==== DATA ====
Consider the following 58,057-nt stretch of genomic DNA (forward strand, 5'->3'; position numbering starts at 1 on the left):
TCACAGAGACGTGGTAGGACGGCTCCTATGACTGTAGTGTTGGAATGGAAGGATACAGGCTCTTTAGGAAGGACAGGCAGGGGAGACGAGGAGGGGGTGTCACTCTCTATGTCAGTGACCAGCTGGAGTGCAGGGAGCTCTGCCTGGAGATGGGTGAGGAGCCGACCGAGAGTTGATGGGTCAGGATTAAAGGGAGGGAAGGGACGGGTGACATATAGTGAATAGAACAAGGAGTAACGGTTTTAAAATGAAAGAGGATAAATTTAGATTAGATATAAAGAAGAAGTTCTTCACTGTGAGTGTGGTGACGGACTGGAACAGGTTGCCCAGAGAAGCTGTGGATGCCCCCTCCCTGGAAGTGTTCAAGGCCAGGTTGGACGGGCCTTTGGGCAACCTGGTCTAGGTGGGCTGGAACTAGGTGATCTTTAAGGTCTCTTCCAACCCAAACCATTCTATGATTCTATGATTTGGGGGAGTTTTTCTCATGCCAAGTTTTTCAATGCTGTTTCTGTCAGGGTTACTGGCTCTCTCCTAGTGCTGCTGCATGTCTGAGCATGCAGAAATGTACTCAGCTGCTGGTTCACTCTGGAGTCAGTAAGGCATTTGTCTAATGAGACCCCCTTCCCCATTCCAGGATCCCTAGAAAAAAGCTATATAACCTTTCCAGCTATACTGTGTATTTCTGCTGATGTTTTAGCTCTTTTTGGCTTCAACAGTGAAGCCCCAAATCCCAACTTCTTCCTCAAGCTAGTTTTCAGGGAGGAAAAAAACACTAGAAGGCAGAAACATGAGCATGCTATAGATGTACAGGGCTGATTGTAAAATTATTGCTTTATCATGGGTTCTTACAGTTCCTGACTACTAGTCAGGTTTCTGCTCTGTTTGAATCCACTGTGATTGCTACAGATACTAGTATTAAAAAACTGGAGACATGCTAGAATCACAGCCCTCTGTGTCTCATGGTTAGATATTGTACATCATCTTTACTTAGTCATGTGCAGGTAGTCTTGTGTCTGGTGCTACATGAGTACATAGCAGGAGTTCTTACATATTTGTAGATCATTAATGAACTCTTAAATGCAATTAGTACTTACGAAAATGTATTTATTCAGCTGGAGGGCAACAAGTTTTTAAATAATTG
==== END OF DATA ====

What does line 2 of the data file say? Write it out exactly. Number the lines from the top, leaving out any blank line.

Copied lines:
TCACAGAGACGTGGTAGGACGGCTCCTATGACTGTAGTGTTGGAATGGAAGGATACAGGCTCTTTAGGAAGGACAGGCAGGGGAGACGAGGAGGGGGTGTCACTCTCTATGTCAGTGACCAGCTGGAGTGCAGGGAGCTCTGCCTGGAGATGGGTGAGGAGCCGACCGAGAGTTGATGGGTCAGGATTAAAGGGAGGGAAGGGACGGGTGACATATAGTGAATAGAACAAGGAGTAACGGTTTTAAAATGAAAGAGGATAAATTTAGATTAGATATAAAGAAGAAGTTCTTCACTGTGAGTGTGGTGACGGACTGGAACAGGTTGCCCAGAGAAGCTGTGGATGCCCCCTCCCTGGAAGTGTTCAAGGCCAGGTTGGACGGGCCTTTGGGCAACCTGGTCTAGGTGGGCTGGAACTAGGTGATCTTTAAGGTCTCTTCCAACCCAAACCATTCTATGATTCTATGATTTGGGGGAGTTTTTCTCATGCCAAGTTTTTCAATGCTGTTTCTGTCAGGGTTACTGGCTCTCTCCTAGTGCTGCTGCATGTCTGAGCATGCAGAAATGTACTCAGCTGCTGGTTCACTCTGGAGTCAGTAAGGCATTTGTCTAATGAGACCCCCTTCCCCATTCCAGGATCCCTAGAAAAAAGCTATATAACCTTTCCAGCTATACTGTGTATTTCTGCTGATGTTTTAGCTCTTTTTGGCTTCAACAGTGAAGCCCCAAATCCCAACTTCTTCCTCAAGCTAGTTTTCAGGGAGGAAAAAAACACTAGAAGGCAGAAACATGAGCATGCTATAGATGTACAGGGCTGATTGTAAAATTATTGCTTTATCATGGGTTCTTACAGTTCCTGACTACTAGTCAGGTTTCTGCTCTGTTTGAATCCACTGTGATTGCTACAGATACTAGTATTAAAAAACTGGAGACATGCTAGAATCACAGCCCTCTGTGTCTCATGGTTAGATATTGTACATCATCTTTACTTAGTCATGTGCAGGTAGTCTTGTGTCTGGTGCTACATGAGTACATAGCAGGAGTTCTTACATATTTGTAGATCATTAATGAACTCTTAAATGCAATTAGTACTTACGAAAATGTATTTATTCAGCTGGAGGGCAACAAGTTTTTAAATAATTG